He was a hit as the Scorpion King, but is The Rock the right guy to play a real-life Hawaiian king? Some eyebrows are being raised over the wrestler/actor’s recently-announced Columbia Pictures biopic of the 19th-century Hawaiian monarch King Kamehameha the Great, in part because of the Rock’s Samoan heritage, and in part because of his irreverent, Hollywood action-sledgehammer style.
The Rock (real name: Dwayne Johnson), who is of both Samoan and African-American ancestry, announced last month that he would play Kamehameha, who is credited with uniting the Hawaiian islands during his reign, from 1795 to 1819. But producer Gary German tells the Associated Press, ”It would be a great taboo for the part of Kamehameha to go to a nationality that was a fierce enemy of the Hawaiians during that time.” Of course, German is not a disinterested party; his North Shore Pictures Entertainment is developing its own biopic of the king. ”We are looking at two actors of Hawaiian descent who will make a great Kamehameha,” he tells AP.
A Hawaiian academic is also worried about the racial implications of The Rock’s movie. ”There are so many racist portrayals of Hawaii in the media,” says Professor Lilikala Kame’eleihiwa, director of the Center for Hawaiian Studies at the University of Hawaii, in an interview with the New York Daily News. She says she doubts that any film can do justice to the King’s story. ”Kamehameha is a sacred chief. He comes from hundreds of generations of sacred chiefs, and he needs to be represented properly.” She says that Greg Poirier, the former Maui resident who’s writing the Rock’s screenplay, consulted her but could not guarantee that the movie would remain historically accurate. ”He said, basically, once he hands in the script to the movie company, they’ll do what they want.”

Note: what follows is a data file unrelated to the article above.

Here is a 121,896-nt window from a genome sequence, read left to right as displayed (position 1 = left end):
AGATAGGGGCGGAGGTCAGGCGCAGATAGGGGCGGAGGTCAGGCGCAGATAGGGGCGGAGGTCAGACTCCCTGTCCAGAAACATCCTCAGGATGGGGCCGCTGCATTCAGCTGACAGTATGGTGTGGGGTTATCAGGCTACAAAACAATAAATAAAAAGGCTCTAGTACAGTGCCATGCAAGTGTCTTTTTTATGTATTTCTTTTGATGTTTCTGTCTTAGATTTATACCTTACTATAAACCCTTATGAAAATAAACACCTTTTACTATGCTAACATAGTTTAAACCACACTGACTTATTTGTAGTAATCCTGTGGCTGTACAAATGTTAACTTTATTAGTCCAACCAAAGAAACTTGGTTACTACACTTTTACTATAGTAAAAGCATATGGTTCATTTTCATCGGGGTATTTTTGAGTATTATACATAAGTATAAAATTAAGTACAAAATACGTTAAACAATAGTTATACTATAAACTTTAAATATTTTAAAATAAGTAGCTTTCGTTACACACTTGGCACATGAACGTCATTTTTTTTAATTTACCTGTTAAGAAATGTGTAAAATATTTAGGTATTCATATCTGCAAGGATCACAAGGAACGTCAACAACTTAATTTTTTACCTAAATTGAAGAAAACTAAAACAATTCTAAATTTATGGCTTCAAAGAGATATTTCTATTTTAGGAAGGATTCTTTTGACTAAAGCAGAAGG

Neither the Rock nor Columbia has commented on the Kamehameha dust-up.